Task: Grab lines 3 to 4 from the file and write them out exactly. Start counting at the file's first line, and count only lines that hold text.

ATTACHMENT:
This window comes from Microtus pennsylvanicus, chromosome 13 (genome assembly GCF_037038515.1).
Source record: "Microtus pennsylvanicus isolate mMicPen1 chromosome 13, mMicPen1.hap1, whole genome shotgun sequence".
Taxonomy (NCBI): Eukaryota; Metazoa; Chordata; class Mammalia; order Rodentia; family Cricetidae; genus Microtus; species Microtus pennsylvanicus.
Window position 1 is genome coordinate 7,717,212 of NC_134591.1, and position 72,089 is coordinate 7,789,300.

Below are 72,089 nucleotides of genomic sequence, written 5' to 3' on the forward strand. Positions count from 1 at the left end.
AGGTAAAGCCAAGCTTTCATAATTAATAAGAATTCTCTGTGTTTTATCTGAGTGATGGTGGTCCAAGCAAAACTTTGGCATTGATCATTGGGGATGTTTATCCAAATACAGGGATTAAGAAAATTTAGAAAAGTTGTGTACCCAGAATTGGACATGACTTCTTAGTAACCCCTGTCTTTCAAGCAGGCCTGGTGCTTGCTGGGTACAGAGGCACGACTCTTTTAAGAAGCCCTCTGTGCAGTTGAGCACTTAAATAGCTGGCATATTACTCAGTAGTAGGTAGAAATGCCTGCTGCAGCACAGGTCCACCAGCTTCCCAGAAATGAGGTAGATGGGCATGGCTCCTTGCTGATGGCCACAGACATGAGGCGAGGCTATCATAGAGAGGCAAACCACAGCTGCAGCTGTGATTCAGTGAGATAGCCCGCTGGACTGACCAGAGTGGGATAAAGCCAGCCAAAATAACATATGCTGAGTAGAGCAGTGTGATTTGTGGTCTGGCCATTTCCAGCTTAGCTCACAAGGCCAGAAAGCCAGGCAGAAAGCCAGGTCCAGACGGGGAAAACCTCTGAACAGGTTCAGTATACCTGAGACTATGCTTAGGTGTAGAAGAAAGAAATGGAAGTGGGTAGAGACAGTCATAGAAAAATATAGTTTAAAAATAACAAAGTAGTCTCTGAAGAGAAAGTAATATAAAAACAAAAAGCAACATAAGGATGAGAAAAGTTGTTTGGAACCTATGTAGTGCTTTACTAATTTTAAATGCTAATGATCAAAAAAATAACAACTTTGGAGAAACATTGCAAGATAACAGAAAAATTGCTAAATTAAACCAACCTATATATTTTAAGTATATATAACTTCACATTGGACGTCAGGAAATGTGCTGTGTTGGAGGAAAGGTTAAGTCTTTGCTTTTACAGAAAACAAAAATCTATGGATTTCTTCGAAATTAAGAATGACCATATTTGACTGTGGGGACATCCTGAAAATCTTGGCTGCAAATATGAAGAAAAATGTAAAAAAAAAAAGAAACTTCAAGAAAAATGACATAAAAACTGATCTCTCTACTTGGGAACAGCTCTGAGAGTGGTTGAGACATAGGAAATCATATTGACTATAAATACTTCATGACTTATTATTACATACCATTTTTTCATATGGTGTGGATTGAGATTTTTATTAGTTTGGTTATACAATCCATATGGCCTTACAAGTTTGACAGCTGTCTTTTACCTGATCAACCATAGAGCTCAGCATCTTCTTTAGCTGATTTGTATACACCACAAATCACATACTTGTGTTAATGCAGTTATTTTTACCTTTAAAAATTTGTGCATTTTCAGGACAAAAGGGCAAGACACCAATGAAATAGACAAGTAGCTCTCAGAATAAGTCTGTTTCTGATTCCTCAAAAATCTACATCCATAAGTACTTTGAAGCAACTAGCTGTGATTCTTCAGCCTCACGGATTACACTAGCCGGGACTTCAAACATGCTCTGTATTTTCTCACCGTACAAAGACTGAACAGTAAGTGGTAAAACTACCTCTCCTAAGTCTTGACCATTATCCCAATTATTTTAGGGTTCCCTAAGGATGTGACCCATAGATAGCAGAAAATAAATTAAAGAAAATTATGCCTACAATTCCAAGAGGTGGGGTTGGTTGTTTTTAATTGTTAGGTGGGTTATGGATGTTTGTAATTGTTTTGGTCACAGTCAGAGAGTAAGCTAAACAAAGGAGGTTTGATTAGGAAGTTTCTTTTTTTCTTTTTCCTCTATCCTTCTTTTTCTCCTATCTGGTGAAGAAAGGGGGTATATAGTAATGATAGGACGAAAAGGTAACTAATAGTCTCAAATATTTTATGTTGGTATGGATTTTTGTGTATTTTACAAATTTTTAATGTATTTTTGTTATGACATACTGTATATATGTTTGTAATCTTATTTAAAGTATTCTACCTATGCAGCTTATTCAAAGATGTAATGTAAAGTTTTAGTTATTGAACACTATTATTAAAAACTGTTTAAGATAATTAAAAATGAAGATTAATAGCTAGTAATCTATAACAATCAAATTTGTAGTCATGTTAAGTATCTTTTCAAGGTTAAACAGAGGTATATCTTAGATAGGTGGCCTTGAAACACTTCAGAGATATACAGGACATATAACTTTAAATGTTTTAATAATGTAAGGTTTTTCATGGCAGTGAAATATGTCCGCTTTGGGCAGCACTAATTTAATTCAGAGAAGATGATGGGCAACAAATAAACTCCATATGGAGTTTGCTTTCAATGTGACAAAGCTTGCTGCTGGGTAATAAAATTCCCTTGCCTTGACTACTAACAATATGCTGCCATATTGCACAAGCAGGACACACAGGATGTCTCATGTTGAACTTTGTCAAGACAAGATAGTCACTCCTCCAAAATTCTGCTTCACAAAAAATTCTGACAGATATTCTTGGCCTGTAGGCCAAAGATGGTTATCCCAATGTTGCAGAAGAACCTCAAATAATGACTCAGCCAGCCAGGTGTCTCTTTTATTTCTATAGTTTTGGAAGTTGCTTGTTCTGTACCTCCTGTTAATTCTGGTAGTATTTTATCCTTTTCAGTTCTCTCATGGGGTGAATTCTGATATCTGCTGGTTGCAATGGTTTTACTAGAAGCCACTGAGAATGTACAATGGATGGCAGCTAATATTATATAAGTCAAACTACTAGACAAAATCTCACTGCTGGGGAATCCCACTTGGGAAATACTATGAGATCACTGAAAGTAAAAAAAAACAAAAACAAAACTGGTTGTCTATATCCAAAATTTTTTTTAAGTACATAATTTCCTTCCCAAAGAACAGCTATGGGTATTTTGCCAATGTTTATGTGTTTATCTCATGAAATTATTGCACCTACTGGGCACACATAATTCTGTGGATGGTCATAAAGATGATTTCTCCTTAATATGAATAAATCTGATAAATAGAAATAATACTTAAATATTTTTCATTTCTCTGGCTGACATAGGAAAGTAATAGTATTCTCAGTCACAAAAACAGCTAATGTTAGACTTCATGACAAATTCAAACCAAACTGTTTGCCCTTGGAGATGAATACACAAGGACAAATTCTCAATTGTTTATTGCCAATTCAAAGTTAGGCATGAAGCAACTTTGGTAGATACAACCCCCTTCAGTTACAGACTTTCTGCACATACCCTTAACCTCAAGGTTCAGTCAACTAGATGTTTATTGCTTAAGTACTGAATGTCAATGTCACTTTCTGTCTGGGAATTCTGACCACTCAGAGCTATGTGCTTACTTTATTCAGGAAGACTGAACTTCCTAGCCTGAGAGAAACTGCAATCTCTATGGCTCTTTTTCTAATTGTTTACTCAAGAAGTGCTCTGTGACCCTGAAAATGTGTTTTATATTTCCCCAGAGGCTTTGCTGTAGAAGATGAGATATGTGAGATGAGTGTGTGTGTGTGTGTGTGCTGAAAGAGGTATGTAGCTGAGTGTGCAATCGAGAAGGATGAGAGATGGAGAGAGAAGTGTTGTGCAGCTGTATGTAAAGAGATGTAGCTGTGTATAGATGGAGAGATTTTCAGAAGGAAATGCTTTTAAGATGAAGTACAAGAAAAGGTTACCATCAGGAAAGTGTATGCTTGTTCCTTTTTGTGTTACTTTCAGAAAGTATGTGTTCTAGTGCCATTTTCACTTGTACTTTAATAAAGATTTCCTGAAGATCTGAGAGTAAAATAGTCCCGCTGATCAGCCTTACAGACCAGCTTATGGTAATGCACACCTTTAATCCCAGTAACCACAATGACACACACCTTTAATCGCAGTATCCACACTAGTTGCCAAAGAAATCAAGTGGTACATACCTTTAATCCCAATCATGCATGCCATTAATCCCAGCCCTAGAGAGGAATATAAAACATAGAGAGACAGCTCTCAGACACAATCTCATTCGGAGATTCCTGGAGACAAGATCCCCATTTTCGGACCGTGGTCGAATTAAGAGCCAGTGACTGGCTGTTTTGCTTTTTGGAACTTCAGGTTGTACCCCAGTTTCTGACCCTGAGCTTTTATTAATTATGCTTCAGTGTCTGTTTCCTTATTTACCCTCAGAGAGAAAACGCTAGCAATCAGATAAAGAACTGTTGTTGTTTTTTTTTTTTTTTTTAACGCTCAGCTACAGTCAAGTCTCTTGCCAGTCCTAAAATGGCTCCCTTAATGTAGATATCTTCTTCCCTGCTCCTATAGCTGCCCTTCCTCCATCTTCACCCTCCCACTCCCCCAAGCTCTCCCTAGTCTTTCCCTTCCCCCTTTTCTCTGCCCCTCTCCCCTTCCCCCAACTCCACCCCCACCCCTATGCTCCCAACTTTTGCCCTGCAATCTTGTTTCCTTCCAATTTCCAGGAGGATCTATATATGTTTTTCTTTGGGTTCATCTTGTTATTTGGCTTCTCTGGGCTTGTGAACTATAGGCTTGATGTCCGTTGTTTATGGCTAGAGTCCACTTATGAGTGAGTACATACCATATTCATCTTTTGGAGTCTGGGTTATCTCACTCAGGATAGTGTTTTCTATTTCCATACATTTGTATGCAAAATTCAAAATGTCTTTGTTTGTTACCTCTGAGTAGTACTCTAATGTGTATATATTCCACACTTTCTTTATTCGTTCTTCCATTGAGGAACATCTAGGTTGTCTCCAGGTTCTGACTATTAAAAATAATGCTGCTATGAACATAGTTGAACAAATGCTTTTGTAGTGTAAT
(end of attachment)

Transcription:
Taxonomy (NCBI): Eukaryota; Metazoa; Chordata; class Mammalia; order Rodentia; family Cricetidae; genus Microtus; species Microtus pennsylvanicus.
Window position 1 is genome coordinate 7,717,212 of NC_134591.1, and position 72,089 is coordinate 7,789,300.